To get a new SSN or replacement card, you will need to fill out the SSAs Application for a Social Security Card. You will also need original documents proving the applicants U.S. citizenship, age, and identity. If you are a parent applying on your childs behalf, you will have to prove your own identity and that you are their parent. Submitted documents need to be valid, unexpired originals.

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    Your Sga Level May Determine Whether You Can Continue Receiving Benefits

    You can receive Social Security Disability benefits as long as you meet the three criteria outlined above. If you return to work, earn more than the SGA level for your household, or recover from your disability to the extent that your illness, ailment, or condition can no longer be classified as a disability, you may lose your benefits. Your benefits may also stop irrespective of your age. Once you hit retirement age, your benefits will change to Social Security retirement income, and you will no longer receive disability benefits.

    You may be able to start receiving Social Security retirement benefits earlier if you choose, and you may be able to receive them as early as the age of 62. Keep in mind that you are only entitled to your full benefits if you wait until you reach your full retirement age before you draw benefits. Taking your benefits early leads to a reduction in your benefits that will be maintained throughout the period during which you draw retirement. Also, if you opt to postpone taking your benefits until you reach the age of 70, your benefits will go up.

    Full Retirement Age Vs Early Retirement Age

    While understanding your full retirement age is a key part of the puzzle, its different from when you may start claiming Social Security benefits. Thats your early retirement age, which is 62 regardless of what year you were born. And while all Americans may start receiving benefits when they turn 62, doing so will decrease the amount of each monthly payment.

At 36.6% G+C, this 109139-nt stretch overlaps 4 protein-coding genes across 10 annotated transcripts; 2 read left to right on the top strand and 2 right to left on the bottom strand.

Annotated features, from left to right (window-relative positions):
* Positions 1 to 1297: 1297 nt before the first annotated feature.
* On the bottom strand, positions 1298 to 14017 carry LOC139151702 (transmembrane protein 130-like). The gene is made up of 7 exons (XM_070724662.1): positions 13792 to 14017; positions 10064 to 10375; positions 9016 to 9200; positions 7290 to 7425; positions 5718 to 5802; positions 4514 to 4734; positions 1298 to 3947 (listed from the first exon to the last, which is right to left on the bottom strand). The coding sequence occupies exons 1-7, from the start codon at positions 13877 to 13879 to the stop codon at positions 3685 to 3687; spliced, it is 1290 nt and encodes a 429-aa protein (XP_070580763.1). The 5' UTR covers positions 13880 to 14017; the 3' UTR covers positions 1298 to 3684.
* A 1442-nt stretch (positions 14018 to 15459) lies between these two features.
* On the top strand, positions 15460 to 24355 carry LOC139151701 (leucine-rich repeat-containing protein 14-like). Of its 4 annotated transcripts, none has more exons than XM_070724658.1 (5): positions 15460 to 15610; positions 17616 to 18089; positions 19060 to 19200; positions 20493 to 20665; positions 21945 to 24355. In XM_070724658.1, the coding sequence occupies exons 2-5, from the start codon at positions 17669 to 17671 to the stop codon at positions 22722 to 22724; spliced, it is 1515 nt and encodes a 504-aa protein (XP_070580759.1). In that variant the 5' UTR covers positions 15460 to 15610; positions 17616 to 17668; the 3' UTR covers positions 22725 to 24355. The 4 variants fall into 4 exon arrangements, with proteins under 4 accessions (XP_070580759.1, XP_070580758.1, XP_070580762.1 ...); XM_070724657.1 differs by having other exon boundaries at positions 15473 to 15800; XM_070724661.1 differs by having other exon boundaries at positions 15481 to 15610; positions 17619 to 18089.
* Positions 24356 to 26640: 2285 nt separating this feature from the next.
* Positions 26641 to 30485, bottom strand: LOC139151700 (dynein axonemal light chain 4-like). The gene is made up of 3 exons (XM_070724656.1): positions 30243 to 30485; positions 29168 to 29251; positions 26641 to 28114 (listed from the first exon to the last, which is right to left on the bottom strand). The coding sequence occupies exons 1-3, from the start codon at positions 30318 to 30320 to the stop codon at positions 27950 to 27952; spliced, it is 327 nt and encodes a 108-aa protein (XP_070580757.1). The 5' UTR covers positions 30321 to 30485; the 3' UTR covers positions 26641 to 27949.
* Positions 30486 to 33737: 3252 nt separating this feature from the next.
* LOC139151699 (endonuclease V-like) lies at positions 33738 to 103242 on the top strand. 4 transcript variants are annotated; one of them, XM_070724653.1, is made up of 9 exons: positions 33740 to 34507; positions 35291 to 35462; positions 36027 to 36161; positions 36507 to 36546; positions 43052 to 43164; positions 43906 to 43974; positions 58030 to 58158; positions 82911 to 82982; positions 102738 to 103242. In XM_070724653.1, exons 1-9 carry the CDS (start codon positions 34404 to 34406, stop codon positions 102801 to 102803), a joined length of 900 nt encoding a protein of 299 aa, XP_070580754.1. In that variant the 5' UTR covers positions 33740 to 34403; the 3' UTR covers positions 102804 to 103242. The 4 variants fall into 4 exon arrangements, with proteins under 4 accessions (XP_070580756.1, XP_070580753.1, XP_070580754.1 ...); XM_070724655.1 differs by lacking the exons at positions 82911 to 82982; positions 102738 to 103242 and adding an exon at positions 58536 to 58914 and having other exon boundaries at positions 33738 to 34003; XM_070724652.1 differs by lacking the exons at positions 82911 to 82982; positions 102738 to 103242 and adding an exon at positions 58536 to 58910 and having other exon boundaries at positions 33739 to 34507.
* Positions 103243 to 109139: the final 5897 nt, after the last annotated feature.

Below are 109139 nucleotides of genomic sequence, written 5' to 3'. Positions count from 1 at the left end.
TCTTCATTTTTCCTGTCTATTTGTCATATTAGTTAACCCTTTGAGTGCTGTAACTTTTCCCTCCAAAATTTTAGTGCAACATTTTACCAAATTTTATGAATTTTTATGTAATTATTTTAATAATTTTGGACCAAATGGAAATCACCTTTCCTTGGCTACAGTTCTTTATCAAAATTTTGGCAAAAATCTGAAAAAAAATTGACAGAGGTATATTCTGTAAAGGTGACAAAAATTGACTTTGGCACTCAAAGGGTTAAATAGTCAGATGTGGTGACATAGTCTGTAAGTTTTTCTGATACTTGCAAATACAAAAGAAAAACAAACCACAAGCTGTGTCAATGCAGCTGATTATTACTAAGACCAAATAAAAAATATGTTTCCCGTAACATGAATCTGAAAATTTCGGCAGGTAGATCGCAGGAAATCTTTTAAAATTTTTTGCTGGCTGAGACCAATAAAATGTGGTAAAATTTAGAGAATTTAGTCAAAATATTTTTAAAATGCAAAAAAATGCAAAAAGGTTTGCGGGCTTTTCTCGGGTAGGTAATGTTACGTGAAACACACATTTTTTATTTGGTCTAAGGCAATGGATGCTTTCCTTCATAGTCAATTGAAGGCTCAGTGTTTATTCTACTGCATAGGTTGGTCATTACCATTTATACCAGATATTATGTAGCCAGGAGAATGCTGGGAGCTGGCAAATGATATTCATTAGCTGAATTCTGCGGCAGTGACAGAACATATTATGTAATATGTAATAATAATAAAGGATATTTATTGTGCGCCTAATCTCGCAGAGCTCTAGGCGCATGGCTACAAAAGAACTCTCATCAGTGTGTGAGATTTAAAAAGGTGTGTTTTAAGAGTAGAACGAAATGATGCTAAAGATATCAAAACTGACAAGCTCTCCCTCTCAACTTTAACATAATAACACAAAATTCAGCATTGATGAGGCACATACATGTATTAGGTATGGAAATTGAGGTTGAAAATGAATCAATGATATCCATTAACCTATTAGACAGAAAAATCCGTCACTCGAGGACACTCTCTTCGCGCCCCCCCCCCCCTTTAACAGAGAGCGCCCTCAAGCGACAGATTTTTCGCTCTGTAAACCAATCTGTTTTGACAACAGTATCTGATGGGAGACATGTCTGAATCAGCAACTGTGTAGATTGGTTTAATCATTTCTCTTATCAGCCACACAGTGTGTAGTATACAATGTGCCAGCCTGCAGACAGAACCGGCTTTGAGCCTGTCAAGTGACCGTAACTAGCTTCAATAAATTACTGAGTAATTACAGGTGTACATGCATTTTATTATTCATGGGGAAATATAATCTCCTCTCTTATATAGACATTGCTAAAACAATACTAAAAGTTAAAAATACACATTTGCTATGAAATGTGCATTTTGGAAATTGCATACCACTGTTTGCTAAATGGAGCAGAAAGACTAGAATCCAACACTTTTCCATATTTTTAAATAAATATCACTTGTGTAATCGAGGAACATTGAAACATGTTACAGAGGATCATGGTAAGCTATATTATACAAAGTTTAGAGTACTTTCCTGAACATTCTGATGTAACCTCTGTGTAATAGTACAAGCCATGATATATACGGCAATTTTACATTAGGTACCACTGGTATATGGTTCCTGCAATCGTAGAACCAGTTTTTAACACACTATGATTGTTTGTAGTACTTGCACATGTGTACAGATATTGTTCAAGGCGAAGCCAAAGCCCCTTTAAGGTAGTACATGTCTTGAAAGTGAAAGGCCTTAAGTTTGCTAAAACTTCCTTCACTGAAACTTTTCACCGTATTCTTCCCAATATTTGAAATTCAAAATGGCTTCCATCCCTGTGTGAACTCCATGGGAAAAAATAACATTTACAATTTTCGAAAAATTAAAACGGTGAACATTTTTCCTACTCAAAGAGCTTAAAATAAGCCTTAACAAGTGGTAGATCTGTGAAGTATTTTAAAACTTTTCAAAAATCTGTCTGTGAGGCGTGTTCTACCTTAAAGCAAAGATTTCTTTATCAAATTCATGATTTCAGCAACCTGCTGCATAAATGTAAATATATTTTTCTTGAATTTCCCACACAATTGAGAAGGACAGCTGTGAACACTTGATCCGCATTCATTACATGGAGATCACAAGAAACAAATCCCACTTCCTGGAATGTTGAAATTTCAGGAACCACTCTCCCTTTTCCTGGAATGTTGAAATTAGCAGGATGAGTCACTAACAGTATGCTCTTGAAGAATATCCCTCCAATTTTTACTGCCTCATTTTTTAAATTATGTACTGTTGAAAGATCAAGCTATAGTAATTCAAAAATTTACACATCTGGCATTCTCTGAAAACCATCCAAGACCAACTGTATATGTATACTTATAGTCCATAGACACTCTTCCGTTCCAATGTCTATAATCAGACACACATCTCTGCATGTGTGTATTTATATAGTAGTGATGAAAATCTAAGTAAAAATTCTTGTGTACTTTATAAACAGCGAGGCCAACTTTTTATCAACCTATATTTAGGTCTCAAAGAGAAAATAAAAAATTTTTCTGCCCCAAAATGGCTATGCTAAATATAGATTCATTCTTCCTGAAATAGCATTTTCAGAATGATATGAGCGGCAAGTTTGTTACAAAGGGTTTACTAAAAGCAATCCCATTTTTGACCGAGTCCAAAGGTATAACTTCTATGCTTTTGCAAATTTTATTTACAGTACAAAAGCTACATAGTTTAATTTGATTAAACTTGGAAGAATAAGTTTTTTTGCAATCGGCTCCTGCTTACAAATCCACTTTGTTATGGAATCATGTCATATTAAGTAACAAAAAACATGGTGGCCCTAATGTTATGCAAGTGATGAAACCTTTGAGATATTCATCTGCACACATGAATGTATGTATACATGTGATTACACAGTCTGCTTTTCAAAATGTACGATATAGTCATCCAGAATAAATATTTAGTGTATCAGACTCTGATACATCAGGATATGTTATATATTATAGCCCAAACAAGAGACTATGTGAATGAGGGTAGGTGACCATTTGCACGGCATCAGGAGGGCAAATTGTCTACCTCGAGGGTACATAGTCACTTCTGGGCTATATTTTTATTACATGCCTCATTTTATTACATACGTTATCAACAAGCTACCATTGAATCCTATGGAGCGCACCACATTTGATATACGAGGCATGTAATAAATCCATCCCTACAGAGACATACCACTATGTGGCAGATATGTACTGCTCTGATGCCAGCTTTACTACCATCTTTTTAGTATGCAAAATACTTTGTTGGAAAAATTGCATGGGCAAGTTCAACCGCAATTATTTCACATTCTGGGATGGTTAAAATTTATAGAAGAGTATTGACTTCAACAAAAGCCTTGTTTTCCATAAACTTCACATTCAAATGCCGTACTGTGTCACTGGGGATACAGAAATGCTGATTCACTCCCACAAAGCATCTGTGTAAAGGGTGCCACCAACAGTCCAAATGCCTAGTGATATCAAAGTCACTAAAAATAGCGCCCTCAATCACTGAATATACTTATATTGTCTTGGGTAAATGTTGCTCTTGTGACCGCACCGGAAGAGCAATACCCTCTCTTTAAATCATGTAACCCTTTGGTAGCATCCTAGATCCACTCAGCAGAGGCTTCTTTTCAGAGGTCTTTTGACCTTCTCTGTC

Heres a bit of the Social Security Administrations official jargon, which is essential for getting a complete picture of your benefits. Full retirement age is how old you must be to receive your full primary insurance amount , or the base-rate Social Security benefit youre eligible for given your lifetime earnings history.

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    What A Social Security Break

    In a nutshell, a Social Security break-even calculator can tell you when the best age is to start taking Social security benefits, in terms of how much money you could expect to receive over time. Going back to the previous example, lets assume that you track your benefit amounts over a 10-year, 20-year and 30-year period. Heres how your total benefits received would look over each of those periods, for all three starting points.

    Your cumulative benefits after 10 years:

    • $144,000, starting at age 62
    • $122,400, starting at age 66
    • $52,800, starting at age 70

    Your cumulative benefits after 20 years:

    • $288,000, starting at age 62
    • $326,400, starting at age 66
    • $316,800, starting at age 70

    Your cumulative benefits after 30 years:

    • $432,000, starting at age 62
    • $530,400, starting at age 66
    • $580,800, starting at age 70

    You can see that youd draw the most Social Security benefits in total if you wait until age 70 to start taking them, assuming you live to age 100. But that could be a big if when youre not in the best health.

    What you have to keep in mind when using a Social Security break-even calculator is that the numbers are hypothetical. They dont take into things that could affect your ability to draw benefits or how far those benefits might go, such as:

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    When Can I Retire and Collect Social Security? What’s The Best Age?

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    The Downside Of Claiming Early: Reduced Benefits

    Consider the following hypothetical example. Colleen is 62 as of 2022. If Colleen waits until age 67 to collect, she will receive approximately $2,000 a month. However, if she begins taking benefits at age 62, she’ll receive only $1,400 a month. This “early retirement” penalty is permanent and results in her receiving up to 30% less year after year.

    However, if Colleen waits until age 70, her monthly benefits will increase another 24% over what she would receive at her FRA, to a total of $2,480 per month.1 If she were to live to age 89, her lifetime benefits would be about $112,000 more, or at least 24% greater, because she waited until age 70 to collect Social Security benefits.2